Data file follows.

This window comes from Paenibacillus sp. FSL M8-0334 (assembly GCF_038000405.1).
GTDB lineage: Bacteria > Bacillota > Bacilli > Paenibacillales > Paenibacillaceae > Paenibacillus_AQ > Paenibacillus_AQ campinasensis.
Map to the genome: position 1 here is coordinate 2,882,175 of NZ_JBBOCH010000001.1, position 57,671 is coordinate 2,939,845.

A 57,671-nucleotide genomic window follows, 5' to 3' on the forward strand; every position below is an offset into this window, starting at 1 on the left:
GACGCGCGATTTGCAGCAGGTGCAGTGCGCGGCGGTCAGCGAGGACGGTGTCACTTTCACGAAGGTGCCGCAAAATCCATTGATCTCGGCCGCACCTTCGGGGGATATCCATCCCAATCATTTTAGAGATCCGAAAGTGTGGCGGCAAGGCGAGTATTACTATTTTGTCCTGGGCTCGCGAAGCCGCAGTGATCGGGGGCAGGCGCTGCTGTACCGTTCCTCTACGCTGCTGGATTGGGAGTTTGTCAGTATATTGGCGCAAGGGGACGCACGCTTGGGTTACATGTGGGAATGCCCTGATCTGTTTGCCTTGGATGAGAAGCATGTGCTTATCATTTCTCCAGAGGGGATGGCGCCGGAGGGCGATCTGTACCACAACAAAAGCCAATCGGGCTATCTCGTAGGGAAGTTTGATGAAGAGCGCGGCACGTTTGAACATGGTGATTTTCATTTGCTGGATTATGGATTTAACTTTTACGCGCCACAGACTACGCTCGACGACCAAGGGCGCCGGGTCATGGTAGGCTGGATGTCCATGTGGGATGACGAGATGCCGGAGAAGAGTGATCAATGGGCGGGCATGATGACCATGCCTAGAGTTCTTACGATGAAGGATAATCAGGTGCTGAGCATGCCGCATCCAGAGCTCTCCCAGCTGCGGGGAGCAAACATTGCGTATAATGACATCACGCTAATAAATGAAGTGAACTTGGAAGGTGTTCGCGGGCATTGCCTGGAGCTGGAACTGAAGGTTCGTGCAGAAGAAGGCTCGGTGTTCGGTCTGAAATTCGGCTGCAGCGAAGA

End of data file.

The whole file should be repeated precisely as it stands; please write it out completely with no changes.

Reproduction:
This window comes from Paenibacillus sp. FSL M8-0334 (assembly GCF_038000405.1).
GTDB lineage: Bacteria > Bacillota > Bacilli > Paenibacillales > Paenibacillaceae > Paenibacillus_AQ > Paenibacillus_AQ campinasensis.
Map to the genome: position 1 here is coordinate 2,882,175 of NZ_JBBOCH010000001.1, position 57,671 is coordinate 2,939,845.

A 57,671-nucleotide genomic window follows, 5' to 3' on the forward strand; every position below is an offset into this window, starting at 1 on the left:
GACGCGCGATTTGCAGCAGGTGCAGTGCGCGGCGGTCAGCGAGGACGGTGTCACTTTCACGAAGGTGCCGCAAAATCCATTGATCTCGGCCGCACCTTCGGGGGATATCCATCCCAATCATTTTAGAGATCCGAAAGTGTGGCGGCAAGGCGAGTATTACTATTTTGTCCTGGGCTCGCGAAGCCGCAGTGATCGGGGGCAGGCGCTGCTGTACCGTTCCTCTACGCTGCTGGATTGGGAGTTTGTCAGTATATTGGCGCAAGGGGACGCACGCTTGGGTTACATGTGGGAATGCCCTGATCTGTTTGCCTTGGATGAGAAGCATGTGCTTATCATTTCTCCAGAGGGGATGGCGCCGGAGGGCGATCTGTACCACAACAAAAGCCAATCGGGCTATCTCGTAGGGAAGTTTGATGAAGAGCGCGGCACGTTTGAACATGGTGATTTTCATTTGCTGGATTATGGATTTAACTTTTACGCGCCACAGACTACGCTCGACGACCAAGGGCGCCGGGTCATGGTAGGCTGGATGTCCATGTGGGATGACGAGATGCCGGAGAAGAGTGATCAATGGGCGGGCATGATGACCATGCCTAGAGTTCTTACGATGAAGGATAATCAGGTGCTGAGCATGCCGCATCCAGAGCTCTCCCAGCTGCGGGGAGCAAACATTGCGTATAATGACATCACGCTAATAAATGAAGTGAACTTGGAAGGTGTTCGCGGGCATTGCCTGGAGCTGGAACTGAAGGTTCGTGCAGAAGAAGGCTCGGTGTTCGGTCTGAAATTCGGCTGCAGCGAAGA